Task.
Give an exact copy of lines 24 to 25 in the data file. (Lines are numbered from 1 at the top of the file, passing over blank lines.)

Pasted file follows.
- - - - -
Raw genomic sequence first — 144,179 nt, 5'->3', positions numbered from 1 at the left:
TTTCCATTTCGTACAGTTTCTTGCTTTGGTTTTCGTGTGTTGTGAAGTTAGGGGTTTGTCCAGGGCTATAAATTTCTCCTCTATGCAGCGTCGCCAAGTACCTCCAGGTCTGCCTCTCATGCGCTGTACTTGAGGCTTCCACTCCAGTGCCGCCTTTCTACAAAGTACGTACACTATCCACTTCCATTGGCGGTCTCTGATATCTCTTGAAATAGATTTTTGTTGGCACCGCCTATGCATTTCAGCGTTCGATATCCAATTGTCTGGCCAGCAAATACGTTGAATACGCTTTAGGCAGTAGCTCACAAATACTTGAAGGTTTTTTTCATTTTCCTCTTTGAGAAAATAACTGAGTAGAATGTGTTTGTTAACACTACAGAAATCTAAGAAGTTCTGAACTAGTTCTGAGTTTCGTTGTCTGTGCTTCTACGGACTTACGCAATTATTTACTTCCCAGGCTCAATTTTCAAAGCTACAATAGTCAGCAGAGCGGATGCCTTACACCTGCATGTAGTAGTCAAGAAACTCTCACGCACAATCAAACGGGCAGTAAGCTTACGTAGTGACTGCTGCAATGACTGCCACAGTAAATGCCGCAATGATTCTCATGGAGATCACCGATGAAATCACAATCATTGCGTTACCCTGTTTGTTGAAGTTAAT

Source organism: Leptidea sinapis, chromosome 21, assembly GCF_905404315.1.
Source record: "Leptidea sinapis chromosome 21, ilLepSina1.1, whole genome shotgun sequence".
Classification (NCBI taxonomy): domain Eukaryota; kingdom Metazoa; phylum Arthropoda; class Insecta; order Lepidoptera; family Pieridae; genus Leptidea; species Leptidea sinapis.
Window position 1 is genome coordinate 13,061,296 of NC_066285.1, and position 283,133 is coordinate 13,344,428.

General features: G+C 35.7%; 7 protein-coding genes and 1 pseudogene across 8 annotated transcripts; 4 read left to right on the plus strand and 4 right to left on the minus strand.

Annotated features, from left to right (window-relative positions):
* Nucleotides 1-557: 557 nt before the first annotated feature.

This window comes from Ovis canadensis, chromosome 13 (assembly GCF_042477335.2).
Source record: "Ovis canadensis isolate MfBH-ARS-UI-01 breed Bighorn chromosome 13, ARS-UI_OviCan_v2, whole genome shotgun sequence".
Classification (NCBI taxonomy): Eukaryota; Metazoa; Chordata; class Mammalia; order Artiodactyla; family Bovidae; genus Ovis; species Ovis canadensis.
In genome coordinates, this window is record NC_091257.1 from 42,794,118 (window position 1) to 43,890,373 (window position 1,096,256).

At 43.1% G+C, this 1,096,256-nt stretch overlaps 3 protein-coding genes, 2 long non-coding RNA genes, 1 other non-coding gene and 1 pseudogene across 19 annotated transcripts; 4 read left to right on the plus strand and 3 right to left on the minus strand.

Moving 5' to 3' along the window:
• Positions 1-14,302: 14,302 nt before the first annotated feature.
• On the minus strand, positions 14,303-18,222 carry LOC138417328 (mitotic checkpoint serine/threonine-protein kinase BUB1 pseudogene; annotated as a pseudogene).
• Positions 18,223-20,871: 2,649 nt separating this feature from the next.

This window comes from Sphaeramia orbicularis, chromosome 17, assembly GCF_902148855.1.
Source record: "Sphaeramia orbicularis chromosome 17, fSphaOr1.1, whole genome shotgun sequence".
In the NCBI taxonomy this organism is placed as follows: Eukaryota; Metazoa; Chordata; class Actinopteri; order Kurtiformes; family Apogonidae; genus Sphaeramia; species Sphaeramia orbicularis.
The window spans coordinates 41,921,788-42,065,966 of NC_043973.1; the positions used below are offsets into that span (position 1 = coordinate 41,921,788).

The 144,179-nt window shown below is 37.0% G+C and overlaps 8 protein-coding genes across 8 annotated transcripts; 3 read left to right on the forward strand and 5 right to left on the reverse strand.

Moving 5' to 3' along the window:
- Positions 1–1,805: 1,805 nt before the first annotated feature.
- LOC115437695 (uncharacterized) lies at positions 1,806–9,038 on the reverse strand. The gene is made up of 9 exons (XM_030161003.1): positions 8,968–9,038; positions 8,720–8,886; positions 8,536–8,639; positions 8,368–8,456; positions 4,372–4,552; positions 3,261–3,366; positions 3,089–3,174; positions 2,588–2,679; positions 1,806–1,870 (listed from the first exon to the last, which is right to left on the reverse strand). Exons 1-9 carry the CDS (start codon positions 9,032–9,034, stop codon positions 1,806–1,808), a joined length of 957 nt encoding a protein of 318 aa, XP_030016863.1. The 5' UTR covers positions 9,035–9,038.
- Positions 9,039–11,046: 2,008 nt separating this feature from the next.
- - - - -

Moving 5' to 3' along the window:
- Positions 1–1,805: 1,805 nt before the first annotated feature.